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Wednesday, April 04, 2007 

6079 Smith W.! Yes, you! Bend lower, please!

The most frightening thing about Britain's descent into authoritarianism isn't that it hasn't been widely predicted (it has) or how the public is prepared to accept it when crime has been falling for over a decade, but the speed with which its progressed.

When Labour came to power in 1997, the eternal soundbite "tough on crime, tough on the causes of crime" still ringing in the ears, you would have been laughed at if you'd been told that within 10 short years that very same Labour government would have introduced 3,000 new criminal offences, in effect suspended habeas corpus when it came to foreigners, built the largest DNA database in the world, attempted to ram through 90 day detention without charge for "terrorist suspects", settling instead for 28, introduced legislation designed to implement a national ID card program, with those refusing to join threatened with jail, acquiesced or actively encouraged the building of a CCTV system that can identify every "citizen" through their car, and is now proposing that the police be allowed to take the fingerprints and DNA of absolutely anyone for any reason.

Nothing though sums up the general contempt the government has for its own population like the latest scheme, announced by the thug in a suit John Reid. CCTV cameras with speakers, voiced by children(!) are to be deployed into 20 more areas across the country, having apparently been a "success" in Middlesbrough. It's so nakedly Orwellian that it's almost as if the government has been reading Nineteen Eighty-Four with the intention of using its most chilling methods of surveillance as a base to work on. The cameras and microphones in 1984 at least aren't voiced by children -- children in the novel are so indoctrinated by Ingsoc propaganda that they denounce their own parents -- instead what Orwell describes as a iron voice informs Winston and Julia as they are arrested that they are the dead.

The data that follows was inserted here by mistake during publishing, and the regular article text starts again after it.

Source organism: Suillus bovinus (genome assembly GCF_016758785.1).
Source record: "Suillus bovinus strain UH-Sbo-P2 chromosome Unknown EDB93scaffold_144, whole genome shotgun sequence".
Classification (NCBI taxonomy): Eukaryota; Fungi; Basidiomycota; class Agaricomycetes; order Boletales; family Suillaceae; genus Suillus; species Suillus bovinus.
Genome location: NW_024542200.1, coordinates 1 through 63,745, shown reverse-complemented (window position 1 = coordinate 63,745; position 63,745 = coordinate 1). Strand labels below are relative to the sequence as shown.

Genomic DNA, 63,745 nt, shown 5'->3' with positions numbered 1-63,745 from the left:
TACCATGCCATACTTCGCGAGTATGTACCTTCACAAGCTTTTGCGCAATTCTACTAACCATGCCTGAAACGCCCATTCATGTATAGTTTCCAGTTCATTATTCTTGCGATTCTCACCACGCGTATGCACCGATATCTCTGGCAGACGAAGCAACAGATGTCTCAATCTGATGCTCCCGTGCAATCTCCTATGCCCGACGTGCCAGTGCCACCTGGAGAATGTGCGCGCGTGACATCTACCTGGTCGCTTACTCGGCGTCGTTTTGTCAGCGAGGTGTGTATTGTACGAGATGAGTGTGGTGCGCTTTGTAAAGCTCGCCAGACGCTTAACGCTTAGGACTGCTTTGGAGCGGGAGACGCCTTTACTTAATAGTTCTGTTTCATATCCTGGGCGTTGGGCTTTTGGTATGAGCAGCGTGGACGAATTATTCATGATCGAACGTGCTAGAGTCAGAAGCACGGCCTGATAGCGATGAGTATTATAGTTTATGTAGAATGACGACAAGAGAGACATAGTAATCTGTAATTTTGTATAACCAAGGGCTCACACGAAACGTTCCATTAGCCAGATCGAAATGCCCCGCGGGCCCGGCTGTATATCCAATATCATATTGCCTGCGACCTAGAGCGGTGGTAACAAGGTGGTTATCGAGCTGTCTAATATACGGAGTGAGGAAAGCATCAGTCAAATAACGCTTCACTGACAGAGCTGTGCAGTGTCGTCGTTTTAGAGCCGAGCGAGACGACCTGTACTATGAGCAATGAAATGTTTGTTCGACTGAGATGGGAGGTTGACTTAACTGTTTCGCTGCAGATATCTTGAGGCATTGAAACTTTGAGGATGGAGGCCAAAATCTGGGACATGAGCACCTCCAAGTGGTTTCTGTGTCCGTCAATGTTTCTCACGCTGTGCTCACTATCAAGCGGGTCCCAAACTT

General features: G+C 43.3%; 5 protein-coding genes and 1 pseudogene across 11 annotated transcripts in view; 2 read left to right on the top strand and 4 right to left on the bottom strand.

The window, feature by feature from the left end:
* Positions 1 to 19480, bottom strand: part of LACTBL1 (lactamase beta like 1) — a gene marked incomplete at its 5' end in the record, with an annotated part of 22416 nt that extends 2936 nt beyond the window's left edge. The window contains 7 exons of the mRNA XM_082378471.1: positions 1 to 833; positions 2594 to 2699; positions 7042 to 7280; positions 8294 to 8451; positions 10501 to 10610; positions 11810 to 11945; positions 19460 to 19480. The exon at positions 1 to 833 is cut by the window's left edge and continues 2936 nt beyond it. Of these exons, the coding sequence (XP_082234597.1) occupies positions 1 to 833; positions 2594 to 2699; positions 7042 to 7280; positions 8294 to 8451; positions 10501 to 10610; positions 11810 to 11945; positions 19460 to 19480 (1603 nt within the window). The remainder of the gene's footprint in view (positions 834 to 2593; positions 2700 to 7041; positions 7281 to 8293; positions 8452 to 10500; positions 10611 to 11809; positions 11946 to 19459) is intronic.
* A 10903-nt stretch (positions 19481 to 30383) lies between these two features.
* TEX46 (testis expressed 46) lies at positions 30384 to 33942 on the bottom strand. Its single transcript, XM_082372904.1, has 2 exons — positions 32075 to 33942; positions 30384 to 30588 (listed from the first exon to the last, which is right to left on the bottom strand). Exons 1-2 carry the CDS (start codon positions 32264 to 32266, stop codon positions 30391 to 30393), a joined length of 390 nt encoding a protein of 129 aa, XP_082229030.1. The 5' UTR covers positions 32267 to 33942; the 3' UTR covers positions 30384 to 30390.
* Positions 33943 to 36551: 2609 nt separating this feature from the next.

While the scheme may well work in embarrassing litter droppers into putting their rubbish in a bin, one of Reid's chief justifications was that it would help counter "gangs from congregating", which last time I checked wasn't a crime. We've already had machines installed across the country which emit a low-frequency which only annoys those under 25 in a bid to stop groups of youths from getting together outside shops and the like, now cameras are going to shout at them to go home and stop frightening old people. As intimidating as a group of hooded youths can be, making life as difficult as possible for them to meet is not going to stop them from doing it where there aren't cameras, or solve the initial problem of why they're on the streets in the first place. One week we're concerned that we're the worst place in the West to bring up children, the next ever more crackdowns on the slightest sign of "anti-social behaviour" are announced.

As others have noted, it's a fitting metaphor for the Blair years. An all-seeing eye that shouts at you, telling you what to do and is always right, but is completely deaf itself, both to criticism and dissent. If this doesn't galvanize the mounting concern over the ten years of attacks on civil liberties into something approaching an opposition movement, then who knows what will.

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